Johnson going around state, getting out message
ALPENA – Michigan’s Democratic Party Chairman said it’s time for a new team in Lansing, and his party’s candidates stand a good chance in November statewide and nationally.
Lon Johnson, 42, came to Alpena Friday as part of a trip around the northern Lower Peninsula to fill in local Democratic party organizations on the strategy for this election. That strategy can be summed up in six words: “Turn out, turn out, turn out.”
“Michigan’s an overwhelmingly Democratic state,” he said. “When we turn out, we win. When we don’t, we lose.”
That’s been a challenge for Democrats for off-year elections, Johnson said. So the party’s identified 995,000 Democrats who didn’t vote in 2010, and now the candidates and county party organizations must find them and get them out to vote.
With Michigan’s govenor, the entire state legislature and a seat each in the United States Senate and House in play, 2014 is a big year for the state politically, Johnson said. He believes Democrats have a chance to go all the way. Gary Peters is better suited to carry on the legacy of Sen. Carl Levin, and Jerry Cannon has a track record of serving his country.
“Neither of them are going to Washington to fight for a party, they’re going to Washington to fight for the people of northern Michigan,” he said.
Mark Schauer is after the same in Lansing, Johnson said. He’s been elected in traditionally Republican districts, and along with Peters has a history of winning tough general elections and beating incumbent Republicans.
There are three Democrats running for the nomination to run against state House incumbent Peter Pettalia for the 106th District, Johnson said. It’s a race the state party and caucus will be targeting, and Johnson believes the number of candidates won’t distract or divide Democratic voters.
The election boils down to which candidates are going to create a state that people can stay and succeed in, Johnson said. While Democrats believe this can be done by investing in people, the land and the Great Lakes, Republicans are taking care of the wealthy and well-connected. He cited the $1.8 billion tax break for businesses, taxes on pensions and cuts to school funding Gov. Rick Snyder signed into law. Johnson said Michigan voters are universally frustrated by what he called failed policies of the Snyder administration and Republicans in Lansing, and by the gridlock in Washington.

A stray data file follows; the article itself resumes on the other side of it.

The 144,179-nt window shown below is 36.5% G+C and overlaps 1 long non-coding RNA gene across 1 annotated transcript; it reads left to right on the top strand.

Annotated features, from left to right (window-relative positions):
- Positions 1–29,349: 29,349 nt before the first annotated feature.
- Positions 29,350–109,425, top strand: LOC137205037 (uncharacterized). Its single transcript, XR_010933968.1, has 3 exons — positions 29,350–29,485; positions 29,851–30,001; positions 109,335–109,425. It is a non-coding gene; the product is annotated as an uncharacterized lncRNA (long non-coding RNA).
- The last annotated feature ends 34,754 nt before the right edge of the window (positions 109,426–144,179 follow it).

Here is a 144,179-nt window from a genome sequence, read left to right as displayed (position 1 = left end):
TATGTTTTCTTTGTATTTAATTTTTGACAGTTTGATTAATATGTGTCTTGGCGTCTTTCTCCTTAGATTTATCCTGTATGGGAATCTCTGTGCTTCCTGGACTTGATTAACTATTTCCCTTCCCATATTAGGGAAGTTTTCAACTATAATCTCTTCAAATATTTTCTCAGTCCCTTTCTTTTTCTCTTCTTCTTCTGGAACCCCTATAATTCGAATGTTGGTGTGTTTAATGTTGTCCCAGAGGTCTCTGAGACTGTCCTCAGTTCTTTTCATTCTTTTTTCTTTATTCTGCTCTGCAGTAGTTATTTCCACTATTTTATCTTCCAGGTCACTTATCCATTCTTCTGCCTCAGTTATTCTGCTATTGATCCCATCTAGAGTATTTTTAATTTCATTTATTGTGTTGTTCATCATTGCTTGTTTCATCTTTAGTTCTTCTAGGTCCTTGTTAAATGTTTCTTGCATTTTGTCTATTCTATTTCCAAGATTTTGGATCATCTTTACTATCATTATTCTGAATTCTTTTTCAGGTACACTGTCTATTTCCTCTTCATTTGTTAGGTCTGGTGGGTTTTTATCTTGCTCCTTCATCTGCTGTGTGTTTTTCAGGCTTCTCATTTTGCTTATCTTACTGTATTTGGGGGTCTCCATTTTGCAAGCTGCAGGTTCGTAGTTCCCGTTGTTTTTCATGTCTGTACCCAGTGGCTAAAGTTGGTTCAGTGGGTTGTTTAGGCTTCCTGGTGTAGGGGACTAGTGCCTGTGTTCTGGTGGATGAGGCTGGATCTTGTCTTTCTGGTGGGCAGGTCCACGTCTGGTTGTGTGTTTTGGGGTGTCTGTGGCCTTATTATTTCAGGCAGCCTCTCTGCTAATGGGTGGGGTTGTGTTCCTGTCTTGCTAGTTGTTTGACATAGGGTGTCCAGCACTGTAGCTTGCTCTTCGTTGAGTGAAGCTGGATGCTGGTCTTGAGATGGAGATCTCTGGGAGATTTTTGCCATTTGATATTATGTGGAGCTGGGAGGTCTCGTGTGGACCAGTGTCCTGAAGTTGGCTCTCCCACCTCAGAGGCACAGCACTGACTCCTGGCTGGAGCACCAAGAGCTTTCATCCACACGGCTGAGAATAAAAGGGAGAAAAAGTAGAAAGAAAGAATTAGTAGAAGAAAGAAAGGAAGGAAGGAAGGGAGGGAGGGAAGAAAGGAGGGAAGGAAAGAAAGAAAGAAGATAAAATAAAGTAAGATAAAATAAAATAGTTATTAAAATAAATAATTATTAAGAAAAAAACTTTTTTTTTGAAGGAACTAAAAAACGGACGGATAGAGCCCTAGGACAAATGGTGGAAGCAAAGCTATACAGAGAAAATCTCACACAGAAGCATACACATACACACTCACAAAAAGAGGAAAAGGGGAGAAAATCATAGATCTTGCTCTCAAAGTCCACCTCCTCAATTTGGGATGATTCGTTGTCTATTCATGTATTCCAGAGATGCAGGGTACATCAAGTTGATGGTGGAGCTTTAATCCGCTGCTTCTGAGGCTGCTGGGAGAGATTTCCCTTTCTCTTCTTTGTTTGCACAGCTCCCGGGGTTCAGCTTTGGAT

The state needs to invest in people, especially education, Johnson said. It also needs to be preparing for tomorrow’s economy, especially in northern Michigan. The workforce is changing to where more and more people can choose to work from wherever they wish.
“When you can choose when you want to work, people are going to choose where it’s beautiful,” he said. “And that’s where northern Michigan can compete and win.”
First, the region needs more high-speed internet, roads that work, rail service and other infrastructure, Johnson added.
Democrats believe no one working full-time should be living in poverty, Johnson said. He agreed with Schauer’s endorsement of a bill passed by the state Senate. It’s not perfect, but it’s close to what Schauer had called for, and a win for hundreds of thousands of working people.
Emergency managers aren’t a solution to bringing Michigan’s municipalities back to solvency, Johnson said. Instead, lawmakers need to take a good look at how the municipalities have been funded. Over the past 10 years, they’ve lost out on $6 billion in revenue sharing, and residents are seeing local government services being cut and police and fire response times grow.
Residents also are paying a hidden tax when they pay to fix damage to their vehicles inflicted by the state’s poor roads, Johnson said. The roads need fixing, and increasing the gas tax could hurt tourism in northern Michigan. State lawmakers instead should look at how they’re spending money already coming into the state.
“We don’t need to increase taxes on people who are working any more,” he said.
Johnson’s been the state Democratic Party Chairman since Feb. 23, 2013, he said. His wife worked for President Obama, and Johnson has worked for political campaigns before, as well as running himself for the state House in 2012.